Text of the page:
* On the refugee situation, UNHCR said it had noted a drop in the number of Burundians returning spontaneously from western Tanzania to Muyinga in northern Burundi. It attributed this to rising security incidents in the province. Humanitarian agencies suspect that Burundi rebel groups or sympathisers based in Tanzania are launching cross-border attacks as part of a campaign to discourage returnees. In one incident last month, the Buhangara returnee site was attacked in which 30 shelters were burnt and at least two returnees killed.

WHO reported that Burundi was suffering from the worst outbreak of typhus since World War II. Over 20,000 cases were reported between January and March this year in Ngozi, Muramvya and Kayanza provinces. The WHO report said mortality rates were difficult to establish but they were estimated at between one and 20 percent. According to WHO, the disease had now been detected in Mutambu commune of Bujumbura Rural.

UN officials report severe malnutrition in Bubanza province, saying up to 20 percent of recently admitted hospital cases were adults who had emerged from forests and marshes where they had been languishing for up to three years. Malnutrition cases had occupied so many beds in local hospitals that admissions of standard patients had been practically suspended.

* Burundi mediator, former Tanzanian president Julius Nyerere, was today due to chair a meeting in Dar-es-Salaam between the main Hutu-dominated political party FRODEBU and extremist rebels of the National Council for the Defence of Democracy (CNDD). The two sides would be represented by their leaders, Jean Minani and Leonard Nyangoma respectively. Observers from the UN, EU, Canada, South Africa and Belgium were expected to attend the meeting. Details of the agenda have not been disclosed.

* Sudanese press reports today claimed government forces killed 12 rebels in an attack against rebel positions in southeast Sudan. The independent 'Akhbar al-Youm' said army forces, joined by militiamen, attacked SPLA positions some 65 kms south of Juba on Tuesday. According to the newspaper report, three rocket launchers and a T-55 tank were destroyed.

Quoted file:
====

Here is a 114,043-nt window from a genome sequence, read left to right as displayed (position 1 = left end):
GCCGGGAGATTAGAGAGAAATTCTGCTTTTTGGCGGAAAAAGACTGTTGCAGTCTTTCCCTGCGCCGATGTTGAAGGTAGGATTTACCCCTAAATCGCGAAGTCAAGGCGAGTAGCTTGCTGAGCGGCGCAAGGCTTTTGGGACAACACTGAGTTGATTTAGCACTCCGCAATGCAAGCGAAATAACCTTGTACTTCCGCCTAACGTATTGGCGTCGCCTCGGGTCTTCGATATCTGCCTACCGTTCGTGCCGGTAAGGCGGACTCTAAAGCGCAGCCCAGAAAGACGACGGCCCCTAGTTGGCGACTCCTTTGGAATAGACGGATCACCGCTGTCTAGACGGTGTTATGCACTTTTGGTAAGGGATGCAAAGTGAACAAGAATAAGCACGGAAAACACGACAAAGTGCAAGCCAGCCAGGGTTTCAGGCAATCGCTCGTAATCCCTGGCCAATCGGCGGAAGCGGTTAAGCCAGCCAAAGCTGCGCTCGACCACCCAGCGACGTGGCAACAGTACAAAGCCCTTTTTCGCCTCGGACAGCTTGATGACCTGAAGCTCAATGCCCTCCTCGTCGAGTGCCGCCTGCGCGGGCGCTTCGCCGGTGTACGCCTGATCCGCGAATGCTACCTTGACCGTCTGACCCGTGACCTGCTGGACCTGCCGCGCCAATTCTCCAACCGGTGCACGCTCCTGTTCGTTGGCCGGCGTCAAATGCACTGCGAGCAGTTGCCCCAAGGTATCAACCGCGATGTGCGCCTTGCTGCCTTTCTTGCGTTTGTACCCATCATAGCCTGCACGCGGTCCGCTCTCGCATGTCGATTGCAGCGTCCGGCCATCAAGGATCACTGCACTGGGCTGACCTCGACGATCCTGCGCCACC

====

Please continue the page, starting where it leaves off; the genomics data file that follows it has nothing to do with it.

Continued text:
Sudan will enjoy a bumper wheat harvest in 1996/97, estimated at 650,000 tonnes, according to a recent FAO/GIEWS crop and food supply report (30.4.97). According to the report, the predicted harvest is due to a combination of government policy encouraging wheat production and below average temperatures for mid-January to March which favoured the crop. Sorghum, Sudan's first crop, is also expected to produce a record harvest at 4.2 million tonnes, while millet production is estimated at 440,000 tonnes. FAO warns, however, that the food supply situation in certain provinces and states "remains highly precarious". This is particularly the case in Darfur, Kordofan, Red Sea State and the South as a whole.

Nairobi, 8 May 1997, 15:15 gmt [ENDS]

[Via the UN DHA Integrated Regional Information Network. The material contained in this communication may not necessarily reflect the views of the United Nations or its agencies. UN DHA IRIN Tel: +254 2 622123 Fax: +254 2 622129 e-mail: for more information. If you re-print, copy, archive or re-post this item, please retain this credit and disclaimer. Quotations or extracts from this report should include attribution to the original sources mentioned, not simply "DHA".]

Date: Fri, 9 May 1997 09:10:53 +0300 From: UN DHA IRIN - Great Lakes <> Subject: Great Lakes: IRIN Update 167 for 8 May 1997 97.5.8 Message-ID: <>

Editor: Dr. Ali B. Ali-Dinar, Ph.D

Previous Menu Home Page What's New Search Country Specific